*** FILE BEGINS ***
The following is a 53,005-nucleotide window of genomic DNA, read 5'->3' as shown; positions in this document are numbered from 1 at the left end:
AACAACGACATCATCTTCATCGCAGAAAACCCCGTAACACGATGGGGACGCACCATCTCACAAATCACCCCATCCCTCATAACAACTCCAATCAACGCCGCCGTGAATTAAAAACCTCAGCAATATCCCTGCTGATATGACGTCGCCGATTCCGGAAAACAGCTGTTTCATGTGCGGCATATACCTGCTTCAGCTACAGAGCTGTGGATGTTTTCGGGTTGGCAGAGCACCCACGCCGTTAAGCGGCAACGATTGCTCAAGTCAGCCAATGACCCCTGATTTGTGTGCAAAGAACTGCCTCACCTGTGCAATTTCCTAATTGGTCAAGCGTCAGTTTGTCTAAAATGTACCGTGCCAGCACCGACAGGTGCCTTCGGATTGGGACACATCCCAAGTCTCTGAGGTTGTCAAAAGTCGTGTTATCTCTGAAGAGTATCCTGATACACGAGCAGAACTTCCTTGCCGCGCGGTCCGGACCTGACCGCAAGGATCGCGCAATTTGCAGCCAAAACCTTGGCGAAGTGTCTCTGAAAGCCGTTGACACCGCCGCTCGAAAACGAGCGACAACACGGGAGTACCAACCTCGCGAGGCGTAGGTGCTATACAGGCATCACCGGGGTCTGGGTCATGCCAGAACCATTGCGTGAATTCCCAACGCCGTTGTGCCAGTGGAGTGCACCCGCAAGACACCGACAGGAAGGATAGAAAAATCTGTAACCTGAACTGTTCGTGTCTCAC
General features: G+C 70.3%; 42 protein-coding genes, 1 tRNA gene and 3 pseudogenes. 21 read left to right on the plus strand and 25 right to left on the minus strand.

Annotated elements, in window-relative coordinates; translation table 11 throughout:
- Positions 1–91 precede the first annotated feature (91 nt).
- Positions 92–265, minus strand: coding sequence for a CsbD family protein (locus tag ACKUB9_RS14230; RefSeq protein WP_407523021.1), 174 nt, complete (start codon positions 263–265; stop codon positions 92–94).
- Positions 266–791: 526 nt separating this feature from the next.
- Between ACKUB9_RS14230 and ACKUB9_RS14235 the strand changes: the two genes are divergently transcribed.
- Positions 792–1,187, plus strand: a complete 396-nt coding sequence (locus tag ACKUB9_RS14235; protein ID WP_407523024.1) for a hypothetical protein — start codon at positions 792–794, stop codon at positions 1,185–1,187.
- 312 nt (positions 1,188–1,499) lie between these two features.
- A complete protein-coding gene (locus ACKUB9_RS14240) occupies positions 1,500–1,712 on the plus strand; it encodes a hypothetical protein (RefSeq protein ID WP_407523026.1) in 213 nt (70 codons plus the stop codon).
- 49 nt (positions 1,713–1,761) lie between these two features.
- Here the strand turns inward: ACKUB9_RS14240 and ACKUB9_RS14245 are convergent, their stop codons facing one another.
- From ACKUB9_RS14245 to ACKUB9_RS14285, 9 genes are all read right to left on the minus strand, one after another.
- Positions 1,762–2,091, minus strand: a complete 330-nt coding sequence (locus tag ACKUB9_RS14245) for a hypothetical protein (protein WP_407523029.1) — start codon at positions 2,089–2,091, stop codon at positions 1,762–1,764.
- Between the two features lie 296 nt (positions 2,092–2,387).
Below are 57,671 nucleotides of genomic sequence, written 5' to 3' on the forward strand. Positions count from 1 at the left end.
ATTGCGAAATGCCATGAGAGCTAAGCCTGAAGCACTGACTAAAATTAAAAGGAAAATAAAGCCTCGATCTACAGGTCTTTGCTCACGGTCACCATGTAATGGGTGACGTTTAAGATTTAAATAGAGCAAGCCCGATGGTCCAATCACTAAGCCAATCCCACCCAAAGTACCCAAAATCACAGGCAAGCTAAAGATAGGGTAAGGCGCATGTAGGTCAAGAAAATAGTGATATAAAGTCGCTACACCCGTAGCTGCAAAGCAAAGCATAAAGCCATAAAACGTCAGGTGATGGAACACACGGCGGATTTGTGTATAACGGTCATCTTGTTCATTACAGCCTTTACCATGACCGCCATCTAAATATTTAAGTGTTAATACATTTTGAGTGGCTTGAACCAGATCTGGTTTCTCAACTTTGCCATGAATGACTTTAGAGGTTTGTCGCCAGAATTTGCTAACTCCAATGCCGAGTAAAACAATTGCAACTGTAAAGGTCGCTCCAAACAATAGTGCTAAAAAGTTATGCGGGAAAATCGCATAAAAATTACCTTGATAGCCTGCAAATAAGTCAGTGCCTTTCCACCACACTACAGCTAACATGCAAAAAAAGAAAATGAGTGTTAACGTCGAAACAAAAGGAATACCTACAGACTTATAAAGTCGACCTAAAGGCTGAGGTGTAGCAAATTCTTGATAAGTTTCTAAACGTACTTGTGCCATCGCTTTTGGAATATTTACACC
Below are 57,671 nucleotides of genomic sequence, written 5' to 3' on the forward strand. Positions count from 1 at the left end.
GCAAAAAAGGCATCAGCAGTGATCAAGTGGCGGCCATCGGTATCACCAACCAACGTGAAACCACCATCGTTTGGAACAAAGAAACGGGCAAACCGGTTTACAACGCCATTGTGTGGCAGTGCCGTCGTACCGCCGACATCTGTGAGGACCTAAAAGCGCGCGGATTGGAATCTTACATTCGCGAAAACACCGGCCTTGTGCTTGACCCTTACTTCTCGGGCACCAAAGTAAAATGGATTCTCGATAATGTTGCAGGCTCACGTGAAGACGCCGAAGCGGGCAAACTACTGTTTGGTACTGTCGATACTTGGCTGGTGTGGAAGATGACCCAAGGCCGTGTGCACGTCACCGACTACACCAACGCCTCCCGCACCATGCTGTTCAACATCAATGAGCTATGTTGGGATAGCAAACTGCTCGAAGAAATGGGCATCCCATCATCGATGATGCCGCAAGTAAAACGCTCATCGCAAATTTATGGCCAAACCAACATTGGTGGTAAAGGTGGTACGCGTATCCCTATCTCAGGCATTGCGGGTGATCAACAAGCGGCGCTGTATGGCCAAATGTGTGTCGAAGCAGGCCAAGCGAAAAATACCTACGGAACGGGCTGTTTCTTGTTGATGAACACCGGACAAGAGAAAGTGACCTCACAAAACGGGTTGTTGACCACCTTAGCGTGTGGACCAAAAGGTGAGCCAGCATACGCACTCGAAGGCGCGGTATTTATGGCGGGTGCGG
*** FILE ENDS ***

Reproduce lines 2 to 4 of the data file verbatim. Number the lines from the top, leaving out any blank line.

AACAACGACATCATCTTCATCGCAGAAAACCCCGTAACACGATGGGGACGCACCATCTCACAAATCACCCCATCCCTCATAACAACTCCAATCAACGCCGCCGTGAATTAAAAACCTCAGCAATATCCCTGCTGATATGACGTCGCCGATTCCGGAAAACAGCTGTTTCATGTGCGGCATATACCTGCTTCAGCTACAGAGCTGTGGATGTTTTCGGGTTGGCAGAGCACCCACGCCGTTAAGCGGCAACGATTGCTCAAGTCAGCCAATGACCCCTGATTTGTGTGCAAAGAACTGCCTCACCTGTGCAATTTCCTAATTGGTCAAGCGTCAGTTTGTCTAAAATGTACCGTGCCAGCACCGACAGGTGCCTTCGGATTGGGACACATCCCAAGTCTCTGAGGTTGTCAAAAGTCGTGTTATCTCTGAAGAGTATCCTGATACACGAGCAGAACTTCCTTGCCGCGCGGTCCGGACCTGACCGCAAGGATCGCGCAATTTGCAGCCAAAACCTTGGCGAAGTGTCTCTGAAAGCCGTTGACACCGCCGCTCGAAAACGAGCGACAACACGGGAGTACCAACCTCGCGAGGCGTAGGTGCTATACAGGCATCACCGGGGTCTGGGTCATGCCAGAACCATTGCGTGAATTCCCAACGCCGTTGTGCCAGTGGAGTGCACCCGCAAGACACCGACAGGAAGGATAGAAAAATCTGTAACCTGAACTGTTCGTGTCTCAC
General features: G+C 70.3%; 42 protein-coding genes, 1 tRNA gene and 3 pseudogenes. 21 read left to right on the plus strand and 25 right to left on the minus strand.

Annotated elements, in window-relative coordinates; translation table 11 throughout: